Dovetail the upper front rail to the legs—Once I have dry-fitted the three aprons and the bottom rail, I lay out the dovetails on both ends of the top rail, cut them with a handsaw, and refine them with a chisel. On the tablesaw, I skim a small rabbet on the underside of the dovetail, which creates a shoulder and helps locate the dovetail on the leg. Once that’s done, transfer the dove-tails to the tops of the front legs, using a knife. A small router with a 1⁄8-in. or 1⁄4-in. bit takes out most of the waste material. Use a chisel to clean the corners.
Glue up the bases and add runners, kickers, and spacers
Before adding the runners and kickers, sand the legs, aprons, and rails to P320-grit and glue the
bases together. Begin by gluing the front legs to the rails and the back legs to the back apron in two separate assemblies. Once they are dry, add the two side aprons as a final assembly. And once that is dry, you can glue in the runners and kickers.
The drawer runners and kickers (a pair on each side of the drawer) are the same size and shape, simply a strip of wood notched to fit between the front and back legs. The runners sit below the drawer sides and provide the track that the drawer runs on while it moves in and out of the side table. A kicker is a strip of wood that is placed above each drawer side to keep the drawer from tipping down as it is opened and closed. In addition, I use the kicker to screw the top in place. Also, because the sides are inset from the legs, I glue in a spacer just above the runner. This spacer keeps the drawer from tilting left or right.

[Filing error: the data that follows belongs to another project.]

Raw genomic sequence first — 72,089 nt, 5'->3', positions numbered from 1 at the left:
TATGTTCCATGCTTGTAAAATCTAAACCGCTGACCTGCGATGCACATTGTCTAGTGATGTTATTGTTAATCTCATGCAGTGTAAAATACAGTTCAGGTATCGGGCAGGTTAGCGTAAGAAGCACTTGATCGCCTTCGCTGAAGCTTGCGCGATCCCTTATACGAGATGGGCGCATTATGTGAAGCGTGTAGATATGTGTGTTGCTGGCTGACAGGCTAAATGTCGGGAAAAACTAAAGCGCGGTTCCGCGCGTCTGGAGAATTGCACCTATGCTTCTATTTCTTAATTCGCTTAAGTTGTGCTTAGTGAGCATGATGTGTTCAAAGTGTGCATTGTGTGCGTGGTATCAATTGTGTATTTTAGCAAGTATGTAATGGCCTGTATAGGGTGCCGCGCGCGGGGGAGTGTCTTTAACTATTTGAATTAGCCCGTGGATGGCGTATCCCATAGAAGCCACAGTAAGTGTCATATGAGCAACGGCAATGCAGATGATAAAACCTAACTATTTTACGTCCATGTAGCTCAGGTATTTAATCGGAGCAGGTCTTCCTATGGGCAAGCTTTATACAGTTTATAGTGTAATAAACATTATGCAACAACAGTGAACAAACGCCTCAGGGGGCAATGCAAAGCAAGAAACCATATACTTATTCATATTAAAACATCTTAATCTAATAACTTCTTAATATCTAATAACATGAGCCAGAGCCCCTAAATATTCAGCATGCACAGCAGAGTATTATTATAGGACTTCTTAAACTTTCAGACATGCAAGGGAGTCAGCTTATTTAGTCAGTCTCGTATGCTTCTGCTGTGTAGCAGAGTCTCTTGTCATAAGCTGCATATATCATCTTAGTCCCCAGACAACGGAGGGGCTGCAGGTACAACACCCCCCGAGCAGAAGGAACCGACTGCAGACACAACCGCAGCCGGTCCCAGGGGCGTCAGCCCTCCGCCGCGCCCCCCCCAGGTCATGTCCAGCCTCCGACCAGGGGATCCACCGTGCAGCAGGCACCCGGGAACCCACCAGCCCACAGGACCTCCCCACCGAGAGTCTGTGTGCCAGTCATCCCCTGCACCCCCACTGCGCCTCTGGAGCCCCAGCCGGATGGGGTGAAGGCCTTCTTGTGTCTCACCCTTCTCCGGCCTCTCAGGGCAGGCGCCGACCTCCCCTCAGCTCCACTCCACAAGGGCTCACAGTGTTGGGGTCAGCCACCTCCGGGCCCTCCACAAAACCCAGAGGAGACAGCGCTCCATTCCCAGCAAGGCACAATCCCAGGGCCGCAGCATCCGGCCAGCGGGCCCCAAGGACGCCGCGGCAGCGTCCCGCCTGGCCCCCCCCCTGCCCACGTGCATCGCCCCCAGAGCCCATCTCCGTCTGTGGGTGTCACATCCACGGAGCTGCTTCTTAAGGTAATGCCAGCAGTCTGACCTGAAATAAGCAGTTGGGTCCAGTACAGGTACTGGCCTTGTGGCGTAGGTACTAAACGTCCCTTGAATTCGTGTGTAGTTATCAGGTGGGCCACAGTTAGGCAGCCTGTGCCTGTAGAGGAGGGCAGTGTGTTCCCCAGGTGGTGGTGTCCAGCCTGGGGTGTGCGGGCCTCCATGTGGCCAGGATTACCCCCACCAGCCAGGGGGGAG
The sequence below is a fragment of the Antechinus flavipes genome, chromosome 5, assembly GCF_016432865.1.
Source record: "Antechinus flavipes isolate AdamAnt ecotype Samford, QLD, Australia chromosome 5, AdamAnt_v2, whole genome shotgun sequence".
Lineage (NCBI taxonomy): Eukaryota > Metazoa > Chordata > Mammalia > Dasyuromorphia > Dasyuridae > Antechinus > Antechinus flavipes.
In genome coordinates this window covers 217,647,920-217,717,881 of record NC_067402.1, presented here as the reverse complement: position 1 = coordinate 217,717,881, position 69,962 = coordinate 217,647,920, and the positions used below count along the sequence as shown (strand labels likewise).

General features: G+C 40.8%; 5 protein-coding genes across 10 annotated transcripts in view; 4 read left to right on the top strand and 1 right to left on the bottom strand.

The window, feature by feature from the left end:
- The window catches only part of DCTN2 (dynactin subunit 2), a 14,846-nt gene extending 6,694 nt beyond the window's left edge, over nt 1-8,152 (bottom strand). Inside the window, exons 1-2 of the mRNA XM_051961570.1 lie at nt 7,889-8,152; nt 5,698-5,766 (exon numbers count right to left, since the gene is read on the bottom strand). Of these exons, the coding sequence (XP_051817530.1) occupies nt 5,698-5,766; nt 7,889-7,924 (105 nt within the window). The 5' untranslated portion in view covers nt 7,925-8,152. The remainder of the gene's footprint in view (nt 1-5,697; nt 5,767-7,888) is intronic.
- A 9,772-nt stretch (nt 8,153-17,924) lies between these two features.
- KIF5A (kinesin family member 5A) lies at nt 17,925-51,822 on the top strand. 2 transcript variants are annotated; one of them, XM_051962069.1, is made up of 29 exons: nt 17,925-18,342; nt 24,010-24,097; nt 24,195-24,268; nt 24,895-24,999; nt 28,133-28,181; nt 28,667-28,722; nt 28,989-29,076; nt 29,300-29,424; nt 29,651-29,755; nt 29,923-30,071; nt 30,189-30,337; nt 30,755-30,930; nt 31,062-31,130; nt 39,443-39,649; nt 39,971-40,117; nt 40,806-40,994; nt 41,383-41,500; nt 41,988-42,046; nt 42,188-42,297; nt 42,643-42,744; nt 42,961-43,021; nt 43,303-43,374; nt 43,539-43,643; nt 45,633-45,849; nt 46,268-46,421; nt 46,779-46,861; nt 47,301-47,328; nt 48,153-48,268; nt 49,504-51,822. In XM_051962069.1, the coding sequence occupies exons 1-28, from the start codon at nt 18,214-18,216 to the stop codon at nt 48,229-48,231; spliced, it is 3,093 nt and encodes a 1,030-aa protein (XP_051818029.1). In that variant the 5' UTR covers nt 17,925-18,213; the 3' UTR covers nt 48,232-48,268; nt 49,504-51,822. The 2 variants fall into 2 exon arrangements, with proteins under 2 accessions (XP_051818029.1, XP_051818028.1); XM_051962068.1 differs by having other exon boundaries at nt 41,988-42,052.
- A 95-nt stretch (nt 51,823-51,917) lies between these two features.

There is no joinery involved in adding the runners and kickers; they are simply cut to fit the interior, then glued and clamped in place, flush with the top and bottom of the aprons and rails. Trim the spacers perfectly flush with the inside faces of the legs.
Hand-cut dovetails in the drawers
The drawer fronts are cut to fit the openings. I make my fronts 3⁄4 in. thick, the back 5⁄8 in. thick, and the sides 1⁄2 in. thick. I make the back a little thicker than the sides for three reasons: First, thinner sides make the drawer appear more graceful, and you’ll seldom pull it all the way out to see the thickness of the back. Second, the added thickness gives a bit more glue surface to the dovetails, resulting in stronger joints on all four corners. Finally, it allows a solid bottom (not plywood) to expand and contract while remaining hidden under the back.
I cut half-blind dovetails in the front and through-dovetails in the back, cutting the tails first. I make the drawer bottoms from resawn, book-matched stock and secure them with a screw and slot in the back to allow for seasonal movement.
I turn the mushroom-shaped knobs on the lathe (see “Authentic Shaker Knobs,” FWW #196).
Screw the top in place
Last, I edge-glue the 3⁄4-in.-thick top, cut it to size, sand it, and use the tablesaw to add a slight bevel to the underside. With the top facedown, I center the base (11⁄2 in. front and back, 4 in. on the sides) and drill three countersunk holes through each of the drawer kickers (one in the center, one at either end) to screw the base to the top. I made the end holes oval-shaped to allow for wood movement.
I give the tables three coats of an oil finish. The first coat is straight Danish oil and the next two coats are a ratio of two parts Tried & True Varnish oil and one part spar varnish. I use only wax on the drawer runners, spacers, kickers, and drawer sides and bottom, to help them run more smoothly.
From Fine Woodworking #210